This is a short walk-through of how to connect to your Postgres RDS instance from Kubernetes securely over SSL. RDS instances are a great low-touch way to run a persistent database with replication, which doesn’t add operational complexity to your containerized app.
We’ll be using the go pq Postgres client as an example. The principles are common across Postgres clients, but may vary slightly.
I’m assuming for this guide that you already have a service set up and running on Kubernetes, connecting happily to a Postgres RDS instance. However, you haven’t set up SSL yet. When connecting, you’re probably using a URI like:
To add SSL, you’ll want to change the query parameter
?sslmode=verify-full, but to do that you’ll need to add AWS’ RDS root certificate. AWS provides the root certificate bundle for download here. You want the combined certificate bundle here. Once you’ve downloaded that and added it into the container, then add
sslrootcert=rds-combined-ca-bundle.pem, to your query parameters to tell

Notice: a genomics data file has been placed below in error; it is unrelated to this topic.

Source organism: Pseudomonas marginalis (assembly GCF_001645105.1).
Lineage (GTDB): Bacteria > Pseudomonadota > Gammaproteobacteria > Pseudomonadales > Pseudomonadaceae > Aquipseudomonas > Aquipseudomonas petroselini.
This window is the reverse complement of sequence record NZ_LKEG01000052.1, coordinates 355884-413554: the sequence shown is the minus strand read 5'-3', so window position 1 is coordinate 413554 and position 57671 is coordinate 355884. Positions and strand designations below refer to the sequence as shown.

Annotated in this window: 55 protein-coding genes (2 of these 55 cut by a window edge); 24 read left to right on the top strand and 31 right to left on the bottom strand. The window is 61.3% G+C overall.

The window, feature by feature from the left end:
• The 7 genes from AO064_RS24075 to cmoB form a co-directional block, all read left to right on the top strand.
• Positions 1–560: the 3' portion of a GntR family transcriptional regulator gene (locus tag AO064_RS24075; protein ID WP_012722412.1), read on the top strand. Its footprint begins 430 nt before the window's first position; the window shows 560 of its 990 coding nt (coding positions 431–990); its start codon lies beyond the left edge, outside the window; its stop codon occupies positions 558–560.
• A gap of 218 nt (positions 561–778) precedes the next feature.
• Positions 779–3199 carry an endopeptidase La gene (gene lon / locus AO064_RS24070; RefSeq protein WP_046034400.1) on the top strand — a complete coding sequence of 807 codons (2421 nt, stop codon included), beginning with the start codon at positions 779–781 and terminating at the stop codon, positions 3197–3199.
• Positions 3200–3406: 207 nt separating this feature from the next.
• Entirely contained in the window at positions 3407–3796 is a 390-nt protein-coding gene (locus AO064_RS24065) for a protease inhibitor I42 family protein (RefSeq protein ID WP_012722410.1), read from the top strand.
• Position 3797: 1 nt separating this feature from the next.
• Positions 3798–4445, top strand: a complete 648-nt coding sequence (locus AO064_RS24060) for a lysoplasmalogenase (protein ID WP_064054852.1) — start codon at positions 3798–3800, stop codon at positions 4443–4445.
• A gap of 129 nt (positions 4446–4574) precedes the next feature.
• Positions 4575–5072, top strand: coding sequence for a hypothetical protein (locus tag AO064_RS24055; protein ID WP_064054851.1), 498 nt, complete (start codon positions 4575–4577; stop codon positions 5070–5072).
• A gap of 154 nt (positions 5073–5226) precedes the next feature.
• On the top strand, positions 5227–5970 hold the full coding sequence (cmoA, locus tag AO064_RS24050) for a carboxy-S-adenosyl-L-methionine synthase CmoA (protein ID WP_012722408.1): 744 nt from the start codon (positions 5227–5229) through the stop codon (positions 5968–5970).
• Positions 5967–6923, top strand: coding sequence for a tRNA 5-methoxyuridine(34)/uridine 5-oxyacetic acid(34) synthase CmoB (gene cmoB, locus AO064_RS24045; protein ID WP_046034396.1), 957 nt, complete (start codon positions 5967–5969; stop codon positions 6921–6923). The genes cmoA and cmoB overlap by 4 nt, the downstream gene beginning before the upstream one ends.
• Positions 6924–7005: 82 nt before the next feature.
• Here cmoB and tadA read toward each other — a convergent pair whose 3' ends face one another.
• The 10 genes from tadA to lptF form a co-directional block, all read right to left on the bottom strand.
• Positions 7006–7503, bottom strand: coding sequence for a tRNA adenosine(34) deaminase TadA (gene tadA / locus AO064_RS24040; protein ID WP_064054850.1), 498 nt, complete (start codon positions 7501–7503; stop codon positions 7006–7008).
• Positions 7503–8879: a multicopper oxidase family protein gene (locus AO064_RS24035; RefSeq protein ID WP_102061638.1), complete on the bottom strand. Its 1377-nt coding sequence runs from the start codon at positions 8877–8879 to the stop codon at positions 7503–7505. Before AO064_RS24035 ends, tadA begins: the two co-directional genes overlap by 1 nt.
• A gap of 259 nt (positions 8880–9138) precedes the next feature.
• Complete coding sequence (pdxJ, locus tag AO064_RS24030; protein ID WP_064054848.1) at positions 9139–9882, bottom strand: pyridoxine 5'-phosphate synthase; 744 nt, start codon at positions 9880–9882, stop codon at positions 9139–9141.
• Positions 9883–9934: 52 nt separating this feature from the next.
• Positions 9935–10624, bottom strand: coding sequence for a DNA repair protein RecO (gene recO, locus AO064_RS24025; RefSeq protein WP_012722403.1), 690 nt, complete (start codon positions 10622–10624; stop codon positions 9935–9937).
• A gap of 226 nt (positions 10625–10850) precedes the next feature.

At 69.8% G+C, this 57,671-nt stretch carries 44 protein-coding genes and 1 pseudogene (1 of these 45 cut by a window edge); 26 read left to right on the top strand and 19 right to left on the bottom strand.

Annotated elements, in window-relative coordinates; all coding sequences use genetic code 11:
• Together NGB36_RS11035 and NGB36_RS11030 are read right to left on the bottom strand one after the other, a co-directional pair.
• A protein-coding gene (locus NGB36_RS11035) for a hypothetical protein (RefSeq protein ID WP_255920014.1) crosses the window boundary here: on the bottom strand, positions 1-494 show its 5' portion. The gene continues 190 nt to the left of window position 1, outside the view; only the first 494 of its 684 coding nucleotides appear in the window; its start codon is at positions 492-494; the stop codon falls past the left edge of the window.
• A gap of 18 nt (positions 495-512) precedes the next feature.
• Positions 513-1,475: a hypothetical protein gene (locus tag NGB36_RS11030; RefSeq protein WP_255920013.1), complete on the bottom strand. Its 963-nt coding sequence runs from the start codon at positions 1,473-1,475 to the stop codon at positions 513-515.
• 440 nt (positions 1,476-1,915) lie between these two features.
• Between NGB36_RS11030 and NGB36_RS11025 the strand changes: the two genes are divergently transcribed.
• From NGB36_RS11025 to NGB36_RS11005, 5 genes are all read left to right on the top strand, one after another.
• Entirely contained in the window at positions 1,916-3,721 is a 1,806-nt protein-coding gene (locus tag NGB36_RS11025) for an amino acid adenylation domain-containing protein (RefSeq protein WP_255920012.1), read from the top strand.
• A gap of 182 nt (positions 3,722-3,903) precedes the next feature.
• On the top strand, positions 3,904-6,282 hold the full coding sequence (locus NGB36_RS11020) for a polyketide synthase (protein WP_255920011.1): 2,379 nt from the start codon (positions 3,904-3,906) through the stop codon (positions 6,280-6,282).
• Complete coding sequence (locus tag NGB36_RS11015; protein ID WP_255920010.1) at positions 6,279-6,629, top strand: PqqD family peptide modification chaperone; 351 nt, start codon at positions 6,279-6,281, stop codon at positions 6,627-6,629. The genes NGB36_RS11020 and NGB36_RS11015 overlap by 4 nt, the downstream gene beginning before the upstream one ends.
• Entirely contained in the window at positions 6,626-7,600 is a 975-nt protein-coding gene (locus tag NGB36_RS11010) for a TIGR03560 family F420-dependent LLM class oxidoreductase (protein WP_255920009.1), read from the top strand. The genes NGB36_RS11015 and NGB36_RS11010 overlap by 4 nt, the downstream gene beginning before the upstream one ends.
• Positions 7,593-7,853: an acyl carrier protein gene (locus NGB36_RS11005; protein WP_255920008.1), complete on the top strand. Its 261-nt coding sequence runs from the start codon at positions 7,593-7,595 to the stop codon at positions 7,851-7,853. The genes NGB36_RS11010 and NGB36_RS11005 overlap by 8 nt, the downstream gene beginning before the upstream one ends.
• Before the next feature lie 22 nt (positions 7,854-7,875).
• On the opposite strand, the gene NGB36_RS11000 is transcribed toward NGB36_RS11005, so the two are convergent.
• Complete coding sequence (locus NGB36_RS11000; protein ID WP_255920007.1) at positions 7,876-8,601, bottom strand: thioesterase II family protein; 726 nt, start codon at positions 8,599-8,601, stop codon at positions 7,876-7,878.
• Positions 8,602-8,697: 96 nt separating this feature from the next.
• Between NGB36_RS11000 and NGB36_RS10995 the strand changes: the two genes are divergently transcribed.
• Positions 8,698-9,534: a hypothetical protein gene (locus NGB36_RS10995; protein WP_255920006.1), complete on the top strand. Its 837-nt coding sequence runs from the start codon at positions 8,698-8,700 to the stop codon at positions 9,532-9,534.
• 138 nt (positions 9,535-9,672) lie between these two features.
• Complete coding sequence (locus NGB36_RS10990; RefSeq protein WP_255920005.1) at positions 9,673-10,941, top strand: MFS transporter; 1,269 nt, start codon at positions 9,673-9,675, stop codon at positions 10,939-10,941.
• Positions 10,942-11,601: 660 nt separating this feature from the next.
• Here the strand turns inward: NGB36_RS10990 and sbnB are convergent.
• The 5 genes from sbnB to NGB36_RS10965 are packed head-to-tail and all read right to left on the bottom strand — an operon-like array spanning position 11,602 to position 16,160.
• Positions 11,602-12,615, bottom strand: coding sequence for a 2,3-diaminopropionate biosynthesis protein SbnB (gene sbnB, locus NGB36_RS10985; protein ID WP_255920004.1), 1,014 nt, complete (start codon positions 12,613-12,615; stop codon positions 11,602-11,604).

lib/pq how to verify the server.
To mount the CA bundle into the container there are two options.
If you’re using Kubernetes, you’ve got this easy.
The easiest way is to check the cert into a config map.
kind: ConfigMap apiVersion: v1 metadata: name: rds-combined-ca-bundle data: rds-combined-ca-bundle.pem: |- ... contents of the file indented here ...
By using a secret or config map you can mount the CA into your container like so:
apiVersion: extensions/v1beta1 kind: Deployment metadata: name: my-deployment spec: template: spec: containers: - name: my-container image: my-image args: - -db=postgres://user:email@example.com/db_name?sslmode=verify-full&sslrootcert=/root/.postgresql/rds-combined-ca-bundle.pem volumeMounts: - name: rds-combined-ca-bundle-volume mountPath: /root/.postgresql volumes: - name: rds-combined-ca-bundle-volume configMap: name: rds-combined-ca-bundle
It’s rarely a good idea to include deployment-specific features directly in your container image. Based on that criteria, adding the bundle to your image is definitely the worse of the two options. I’ve included it here, as sometimes it is a necessary compromise.
If you’ve built the bundle into your image, you’ll still need to add the
sslrootcert parameter, as shown above.
For extra security, you should enable the
rds.force_ssl option on your RDS instance. This will reject any non-ssl connections, so you know all traffic is talking to your database securely.
The details are in the AWS docs here, but the overview, is that you’ll need to set up a new DB Parameter Group for your database, so that you can modify the settings, and reboot the RDS instance to apply the changes.